Abu Ibrahim al-Hashimi al-Qurayshi was the target of the raid. He took control of the militant group just days after Abu Bakr al-Baghdadi, the leader of the area's U.S. military raid. Biden claimed that al-Qurayshi was killed in the same way as al-Baghdadi. He exploded a bomb and also killed his family members, including children and women, as U.S forces approached.
This operation was carried out as IS attempted to resurgence with a series attacks in the region. The most recent attack, which took place late last month to take over a northeast Syria prison holding at least 3000 IS detainees, was its boldest operation for many years.
Biden stated, "Thanks for the bravery and courage of our troops this terrible terrorist leader is no longer." Biden stated that al-Qurayshi was responsible for the prison strike and the genocide against Yazidi Iraqis in 2014.
Witnesses said that about 50 U.S. special forces flew in helicopters to attack a house in rebel-held Syria. They clashed for nearly two hours with gunmen. Residents reported continuous gunfire and explosions that rattled Atmeh, a town dotted with camps for internally-displaced Syrians near the Turkish border.
Biden stated that he instructed U.S. forces "to take every precaution possible to minimize civilian casualties," which is why they didn't conduct an airstrike against the home.
First responders reported 13 deaths, including six children and four mothers.
John Kirby, Pentagon Press Secretary, stated that the U.S. forces managed to evacuate 10 people from their building. One man and a woman were taken from the first floor while four children were taken from the second. Al-Qurayshi also killed his wife, and two of their children when he detonated that bomb. Kirby stated that U.S. officials were conducting a review to determine if American actions resulted in civilian deaths.
Officials said that the U.S. forces collected fingerprints and DNA to confirm al-Qurayshi’s death.
According to an official, Biden was accompanied by Vice President Kamala Harris as well as senior national security aides. They monitored the live feed from the White House Situation Room. Jake Sullivan, National Security Adviser, kept the president informed about the commandos' long flight from Syria.
This operation was a major military victory for the United States. It came at a crucial time after setbacks elsewhere, including the chaotic withdrawal from Afghanistan, had led allies to conclude that U.S. global power was declining.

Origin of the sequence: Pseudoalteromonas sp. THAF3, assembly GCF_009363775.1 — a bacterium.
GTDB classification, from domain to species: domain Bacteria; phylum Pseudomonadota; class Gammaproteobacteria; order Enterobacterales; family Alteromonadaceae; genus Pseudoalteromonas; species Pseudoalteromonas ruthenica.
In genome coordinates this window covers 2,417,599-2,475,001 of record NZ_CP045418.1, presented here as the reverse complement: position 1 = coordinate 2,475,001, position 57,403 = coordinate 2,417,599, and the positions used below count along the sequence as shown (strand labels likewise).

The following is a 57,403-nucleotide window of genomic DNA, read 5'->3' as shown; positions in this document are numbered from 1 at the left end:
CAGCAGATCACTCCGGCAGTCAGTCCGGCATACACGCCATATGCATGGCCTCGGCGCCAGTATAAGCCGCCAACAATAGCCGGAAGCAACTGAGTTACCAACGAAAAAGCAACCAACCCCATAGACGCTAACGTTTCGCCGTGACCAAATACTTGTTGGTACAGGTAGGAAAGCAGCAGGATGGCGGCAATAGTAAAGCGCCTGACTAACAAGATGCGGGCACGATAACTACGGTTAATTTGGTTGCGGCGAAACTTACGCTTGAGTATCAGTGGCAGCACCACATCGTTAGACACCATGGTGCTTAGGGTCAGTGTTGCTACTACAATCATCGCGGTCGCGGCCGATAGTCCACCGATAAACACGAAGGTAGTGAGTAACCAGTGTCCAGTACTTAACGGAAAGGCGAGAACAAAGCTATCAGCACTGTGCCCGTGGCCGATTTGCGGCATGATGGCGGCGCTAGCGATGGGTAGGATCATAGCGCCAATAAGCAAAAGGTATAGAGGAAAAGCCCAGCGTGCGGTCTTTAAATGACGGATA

The house was surrounded by olive trees and fields outside Atmeh. Its top floor was shattered, and blood was sprayed inside. One journalist working for The Associated Press and others claimed to have seen body parts lying around the site. Residents spoke anonymously out of fear of reprisals.
John Kirby, Pentagon press secretary, stated in a short statement that "The mission was successful." "There were no U.S. casualties."
Idlib is dominated by Turkish-backed fighters, but it is also a stronghold for al-Qaida and home to many of its top operatives. The region has also been home to extremists of the rival IS group and other militants.
Jamil El-Deddo, a local refugee camp resident, said that the first moments were frightening. "No one knew what was going on." "We were concerned it might be a Syrian aircraft. This brought back memories about barrel bombs that used be dropped on us," Jamil el-Deddo said, referring to the crude explosives-filled containers President Bashar al-Assad used against opposition forces during the Syrian conflict.
The top floor of this low house was almost destroyed. White bricks tumbled to the ground below.
The floor and walls of the structure were stained with blood. The bedroom contained a wooden crib for a child and a doll of a rabbit. A blue plastic baby swing hung from one wall. The house contained a number of religious books, including a biography about Islam's Prophet Mohammad.